Ken Greenberg • Architect and urban designer
Paul Hess • Professor, Geography and Planning, U of T
Ed Levy • Senior Transportation Consultant and Transportation Engineer
Roberto Martella • Owner/operator, Grano Restaurant
Dave Meslin • Founder, Toronto Cyclists Union
Shawn Micallef • Senior Editor, Spacing Magazine
Eric Miller • Director, Cities Centre, U of T
Steve Munro • Transit Advocate
Gil Peñalosa • Executive Director, 8-80 cities
Dylan Reid • Co-chair, Toronto Pedestrian Committee
Nancy Smith Lea • Director, Toronto Coalition for Active Transportation, Clean Air Partnership
Adam Vaughan • City Councillor, Ward 20

NOTE: There is an excellent opportunity coming up to learn more about this concept at Toronto’s Complete Streets Forum on April 23.  Click here for details



  1. Dear Abovesigned,

    After attending numerous sessions at the U.N.’s World Urban Forum 5 in Rio de Janeiro three weeks ago on the question of and related to Complete Streets coupled with countless conversations with Mayors, urban planners, NGOs there, ‘Complete Streets’ as understood in Toronto apparently is still not enough by itself.

    We still have within our DNA as a city, a growing institutional gap between ’stated principles’ (viz. being green, clean, competitive & diverse) and ‘permitted practice’ (viz. appealing to an archaic OMB or Yonge Eglinton non-public public space plus countless tired examples.)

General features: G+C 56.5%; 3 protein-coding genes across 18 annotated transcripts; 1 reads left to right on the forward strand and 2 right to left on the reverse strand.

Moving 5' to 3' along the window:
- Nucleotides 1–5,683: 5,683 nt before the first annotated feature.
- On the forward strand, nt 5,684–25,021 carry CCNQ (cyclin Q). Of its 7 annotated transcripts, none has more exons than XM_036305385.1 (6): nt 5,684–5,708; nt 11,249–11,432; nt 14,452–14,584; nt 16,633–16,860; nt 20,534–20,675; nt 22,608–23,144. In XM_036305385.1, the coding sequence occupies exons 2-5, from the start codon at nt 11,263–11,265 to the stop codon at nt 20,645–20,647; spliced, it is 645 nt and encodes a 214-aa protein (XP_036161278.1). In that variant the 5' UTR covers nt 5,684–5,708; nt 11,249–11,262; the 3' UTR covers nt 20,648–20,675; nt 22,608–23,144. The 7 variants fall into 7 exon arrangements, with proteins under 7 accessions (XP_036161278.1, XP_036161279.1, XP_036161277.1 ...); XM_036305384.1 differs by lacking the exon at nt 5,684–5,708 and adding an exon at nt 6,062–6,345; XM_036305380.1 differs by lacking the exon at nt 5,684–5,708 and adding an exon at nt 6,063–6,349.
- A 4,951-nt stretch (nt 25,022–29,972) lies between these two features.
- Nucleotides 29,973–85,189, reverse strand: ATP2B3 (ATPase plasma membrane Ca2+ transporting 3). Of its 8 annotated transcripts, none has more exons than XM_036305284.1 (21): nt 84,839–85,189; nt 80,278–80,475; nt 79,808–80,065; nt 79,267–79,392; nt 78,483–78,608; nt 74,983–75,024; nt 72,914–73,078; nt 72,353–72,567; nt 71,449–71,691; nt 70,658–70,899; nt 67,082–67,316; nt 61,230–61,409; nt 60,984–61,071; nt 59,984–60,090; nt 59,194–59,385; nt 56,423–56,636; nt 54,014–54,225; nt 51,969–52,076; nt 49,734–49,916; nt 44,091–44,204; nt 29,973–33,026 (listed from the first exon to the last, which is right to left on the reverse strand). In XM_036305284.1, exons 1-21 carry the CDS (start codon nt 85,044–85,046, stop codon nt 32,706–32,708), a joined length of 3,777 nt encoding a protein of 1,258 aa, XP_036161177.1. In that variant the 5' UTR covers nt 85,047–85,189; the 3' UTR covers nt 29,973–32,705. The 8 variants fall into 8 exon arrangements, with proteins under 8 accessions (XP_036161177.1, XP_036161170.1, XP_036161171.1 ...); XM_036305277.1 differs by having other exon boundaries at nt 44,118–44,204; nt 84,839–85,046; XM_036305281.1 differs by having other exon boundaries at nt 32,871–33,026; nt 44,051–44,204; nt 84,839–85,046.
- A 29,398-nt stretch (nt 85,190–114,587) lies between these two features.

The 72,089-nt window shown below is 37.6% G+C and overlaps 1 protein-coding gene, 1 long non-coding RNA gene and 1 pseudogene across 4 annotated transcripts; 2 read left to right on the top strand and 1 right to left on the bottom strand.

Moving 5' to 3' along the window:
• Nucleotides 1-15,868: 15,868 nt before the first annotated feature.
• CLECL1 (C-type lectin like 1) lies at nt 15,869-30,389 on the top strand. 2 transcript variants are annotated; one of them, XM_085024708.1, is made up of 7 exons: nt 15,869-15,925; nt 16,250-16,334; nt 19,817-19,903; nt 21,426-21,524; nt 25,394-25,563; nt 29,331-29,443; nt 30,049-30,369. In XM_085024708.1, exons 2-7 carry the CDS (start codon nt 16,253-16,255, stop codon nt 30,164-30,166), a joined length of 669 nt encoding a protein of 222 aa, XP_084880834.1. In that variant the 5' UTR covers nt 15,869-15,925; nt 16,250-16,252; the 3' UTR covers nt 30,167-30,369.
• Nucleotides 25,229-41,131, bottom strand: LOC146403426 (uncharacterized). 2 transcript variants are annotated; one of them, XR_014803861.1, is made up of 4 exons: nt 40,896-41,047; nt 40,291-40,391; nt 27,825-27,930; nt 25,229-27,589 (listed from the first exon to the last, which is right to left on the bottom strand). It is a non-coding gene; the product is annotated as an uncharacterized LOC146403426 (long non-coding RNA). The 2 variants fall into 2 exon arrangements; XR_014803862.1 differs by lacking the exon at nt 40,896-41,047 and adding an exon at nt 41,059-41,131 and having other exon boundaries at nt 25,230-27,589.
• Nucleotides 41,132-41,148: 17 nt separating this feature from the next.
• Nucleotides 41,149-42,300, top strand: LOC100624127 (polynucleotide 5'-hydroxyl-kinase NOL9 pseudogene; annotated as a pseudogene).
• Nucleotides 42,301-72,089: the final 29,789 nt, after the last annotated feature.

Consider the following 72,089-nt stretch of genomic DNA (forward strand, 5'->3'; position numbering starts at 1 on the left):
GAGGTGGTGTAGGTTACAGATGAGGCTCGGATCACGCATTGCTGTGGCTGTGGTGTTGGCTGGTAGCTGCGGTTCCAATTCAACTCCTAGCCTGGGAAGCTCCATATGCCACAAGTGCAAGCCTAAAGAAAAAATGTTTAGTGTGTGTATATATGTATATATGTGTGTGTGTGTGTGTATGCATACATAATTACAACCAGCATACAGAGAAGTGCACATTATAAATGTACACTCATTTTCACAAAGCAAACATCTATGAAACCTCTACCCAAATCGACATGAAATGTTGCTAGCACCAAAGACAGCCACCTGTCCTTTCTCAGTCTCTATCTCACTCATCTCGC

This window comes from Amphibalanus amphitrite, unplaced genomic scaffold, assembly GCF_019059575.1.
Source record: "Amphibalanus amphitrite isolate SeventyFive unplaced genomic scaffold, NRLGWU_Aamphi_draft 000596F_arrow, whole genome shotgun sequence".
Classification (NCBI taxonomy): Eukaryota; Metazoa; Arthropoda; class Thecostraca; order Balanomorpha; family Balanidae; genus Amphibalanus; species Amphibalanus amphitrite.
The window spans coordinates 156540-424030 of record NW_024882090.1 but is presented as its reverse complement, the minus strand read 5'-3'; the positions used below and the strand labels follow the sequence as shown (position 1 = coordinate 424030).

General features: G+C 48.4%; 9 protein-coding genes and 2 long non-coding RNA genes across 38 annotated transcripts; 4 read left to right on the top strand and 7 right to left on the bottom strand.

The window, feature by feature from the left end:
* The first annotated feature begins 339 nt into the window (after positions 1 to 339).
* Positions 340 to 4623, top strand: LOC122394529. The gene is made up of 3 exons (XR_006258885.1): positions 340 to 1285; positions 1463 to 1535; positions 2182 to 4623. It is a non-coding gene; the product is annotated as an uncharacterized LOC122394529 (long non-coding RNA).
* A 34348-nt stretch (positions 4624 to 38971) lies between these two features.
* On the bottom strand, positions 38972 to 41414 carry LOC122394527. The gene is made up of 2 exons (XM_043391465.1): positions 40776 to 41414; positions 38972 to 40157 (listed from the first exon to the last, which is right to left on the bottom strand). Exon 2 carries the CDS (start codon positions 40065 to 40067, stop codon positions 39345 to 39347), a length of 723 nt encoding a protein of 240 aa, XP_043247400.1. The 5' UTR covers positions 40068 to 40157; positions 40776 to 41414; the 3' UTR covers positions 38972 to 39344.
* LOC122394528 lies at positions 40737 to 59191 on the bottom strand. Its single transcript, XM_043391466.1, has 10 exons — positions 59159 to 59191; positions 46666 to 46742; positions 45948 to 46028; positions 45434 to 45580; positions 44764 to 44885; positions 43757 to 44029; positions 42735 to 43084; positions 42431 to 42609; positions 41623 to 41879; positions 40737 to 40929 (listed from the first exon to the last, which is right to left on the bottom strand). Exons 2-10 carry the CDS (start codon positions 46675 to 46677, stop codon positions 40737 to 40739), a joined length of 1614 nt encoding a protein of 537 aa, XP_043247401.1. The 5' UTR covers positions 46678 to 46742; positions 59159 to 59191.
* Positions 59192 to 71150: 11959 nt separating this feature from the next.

I learned at WUF that Cities the World over are indeed making a shift, but it is less because of a ‘complete streets’ approach and more of a ‘complete citizen’ approach, if you will allow me that.

    Rather than typing more here within this comment box, you will find intelligent proven answers in the campaign platform I’ll have ready within a few weeks.

    HiMY SYeD
    Toronto City Council Candidate.

  2. I would like to sign on too… great letter…. let’s stay focused on the end game. Well done.

  3. Well written!!!!

    My only suggestion is to address it to the media in addition to the candidates.

  4. Adding my name to this excellent letter.

    Tim Falconer
    Author of Drive: A Road Trip through Our Complicated Affair with the Automobile

  5. I would be honoured to be part of this initiative.

    Robert Ruggiero, Bachelor of Community Design Honours Candidate.

  6. As we just tweeted (for those who don’t have the twitter) if you agree with the above, add your name here too.

  7. Very refreshing and intelligent take on the issue. It’s a “war on old thinking” indeed! I can easily get behind this.

  8. Bravo! The is bang on. I can’t help but notice how diplomatic it is considering all the current ugly rhetoric this is obviously intended to address. All the talk about the “War on cars” etc. is in fact simple politicking, I strongly suspect with very little real passion or belief behind it. It is simply a politcal game of dividing people, setting them against each other, and getting them riled up enough to come out and vote for the candidate with the simplest, angriest message. Heck, that’s what wars are usually all about anyway.